At the Battle of Glen Shiel in 1719 men of Clan Murray fought under William Murray, Marquess of Tullibardine against the Government in support of the Jacobite cause. William Murray was wounded but escaped to France. On 25 July 1745 he landed land with the Young Pretender, (Charles Edward Stuart), at Borodale, Scotland to launch the Jacobite rising of 1745.
Jacobite rising of 1745
The first Duke of Atholl's younger son was Lord George Murray, a Jacobite general who was the architect of the early Jacobite successes of the Jacobite rising of 1745. Most military historians concur that if Lord George Murray had been given the sole command of the Jacobite army that the Old Pretender (James Francis Edward Stuart) might well have gained his throne. Lord George's elder brother, the next duke, supported the British-Hanoverian Government. As a result, at the Battle of Prestonpans (1745), two British regiments, Murray's 46th and 42nd met a Murray regiment in the Jacobite lines led by Lord George Murray. George would go on to lead the Jacobite charge at the Battle of Falkirk (1746) and the Battle of Culloden (1746). He died in exile in the Netherlands in 1760.
After Culloden, on 27 April 1746, William Murray, Marquess of Tullibardine, who had landed with the Jacobite leader, Charles Edward Stuart in Scotland, suffering from bad health and fatigue, surrendered to a Mr Buchannan of Drummakill. He was taken to the Tower of London, where he died on 9 July. Lord George Murray escaped to the continent in December 1746, and was received in Rome by the Prince's father, the "Old Pretender" (James Francis Edward Stuart), who granted him a pension. Despite this, when Murray journeyed to Paris the following year, the Prince refused to meet with him. Murray lived in numerous places on the continent over the next years, and died in Medemblik, Holland, on 11 October 1760, at the age of 66. John Murray of Broughton who had been secretary to Prince Charles Edward Stuart earned the enmity of the Jacobites by turning king's evidence.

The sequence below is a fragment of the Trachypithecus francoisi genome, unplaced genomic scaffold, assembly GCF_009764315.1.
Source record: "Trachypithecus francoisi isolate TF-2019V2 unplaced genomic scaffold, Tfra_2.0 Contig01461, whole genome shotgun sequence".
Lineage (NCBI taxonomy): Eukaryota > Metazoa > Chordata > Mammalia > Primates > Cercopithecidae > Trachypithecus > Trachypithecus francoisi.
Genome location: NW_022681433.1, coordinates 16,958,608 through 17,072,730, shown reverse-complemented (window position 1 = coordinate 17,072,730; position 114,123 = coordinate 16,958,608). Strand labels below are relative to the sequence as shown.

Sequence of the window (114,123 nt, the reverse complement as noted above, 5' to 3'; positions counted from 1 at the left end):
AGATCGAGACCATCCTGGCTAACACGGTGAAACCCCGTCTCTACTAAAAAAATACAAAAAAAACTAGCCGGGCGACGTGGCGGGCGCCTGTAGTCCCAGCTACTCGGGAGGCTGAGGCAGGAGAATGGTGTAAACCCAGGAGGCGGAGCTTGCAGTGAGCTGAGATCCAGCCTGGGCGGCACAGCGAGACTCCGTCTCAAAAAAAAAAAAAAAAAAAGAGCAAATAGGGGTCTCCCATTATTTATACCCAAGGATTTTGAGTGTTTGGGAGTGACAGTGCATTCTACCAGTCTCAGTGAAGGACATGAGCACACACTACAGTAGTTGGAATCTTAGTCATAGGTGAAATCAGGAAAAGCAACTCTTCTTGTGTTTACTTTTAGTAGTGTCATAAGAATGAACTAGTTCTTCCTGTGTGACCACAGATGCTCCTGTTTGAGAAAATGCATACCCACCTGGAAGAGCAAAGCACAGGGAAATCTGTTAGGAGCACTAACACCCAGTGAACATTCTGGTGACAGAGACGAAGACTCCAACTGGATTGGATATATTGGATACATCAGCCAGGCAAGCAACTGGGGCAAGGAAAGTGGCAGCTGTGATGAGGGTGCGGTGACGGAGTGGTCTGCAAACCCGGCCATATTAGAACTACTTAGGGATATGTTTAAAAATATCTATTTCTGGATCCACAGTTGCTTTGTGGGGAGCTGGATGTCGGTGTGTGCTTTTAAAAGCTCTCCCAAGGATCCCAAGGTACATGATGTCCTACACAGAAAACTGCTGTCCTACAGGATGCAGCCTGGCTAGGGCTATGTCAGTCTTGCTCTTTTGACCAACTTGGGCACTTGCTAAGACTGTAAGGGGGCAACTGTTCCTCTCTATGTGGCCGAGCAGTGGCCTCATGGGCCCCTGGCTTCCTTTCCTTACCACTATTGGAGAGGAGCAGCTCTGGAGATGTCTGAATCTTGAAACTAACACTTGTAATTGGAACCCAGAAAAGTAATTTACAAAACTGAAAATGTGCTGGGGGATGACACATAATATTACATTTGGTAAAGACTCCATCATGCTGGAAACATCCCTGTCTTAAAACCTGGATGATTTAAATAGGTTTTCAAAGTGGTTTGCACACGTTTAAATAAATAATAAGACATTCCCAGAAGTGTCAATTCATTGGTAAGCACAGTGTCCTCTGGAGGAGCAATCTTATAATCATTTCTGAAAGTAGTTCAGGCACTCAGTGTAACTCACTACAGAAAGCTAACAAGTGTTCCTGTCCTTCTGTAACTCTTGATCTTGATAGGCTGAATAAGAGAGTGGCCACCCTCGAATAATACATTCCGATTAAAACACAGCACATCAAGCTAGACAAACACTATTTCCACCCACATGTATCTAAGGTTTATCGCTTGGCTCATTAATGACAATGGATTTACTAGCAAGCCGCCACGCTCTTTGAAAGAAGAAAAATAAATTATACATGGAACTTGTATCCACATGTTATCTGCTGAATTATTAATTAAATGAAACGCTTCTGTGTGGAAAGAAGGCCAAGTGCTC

Although the Battle of Culloden was the last time the Highlanders of Atholl went to war, the Murray chief's ceremonial guard which became known as the Atholl Highlanders still has the unique honour of being Europe's only legal private army. In 1845 Queen Victoria presented colours to the Atholl Highlanders.
- Blair Castle, the current seat of the chief of Clan Murray, the Duke of Atholl. The castle is home each year to the spring gathering of the Atholl Highlanders, overseen by the Duke of Atholl.
- Bothwell Castle, historic seat of the chiefs of Clan Murray, Lords of Bothwell, until 1360 when it passed by marriage to Archibald the Grim, 3rd Earl of Douglas.
- Balvaird Castle, built in 1500, for the Murrays of Tullibardine, Earls of Mansfield and Mansfield.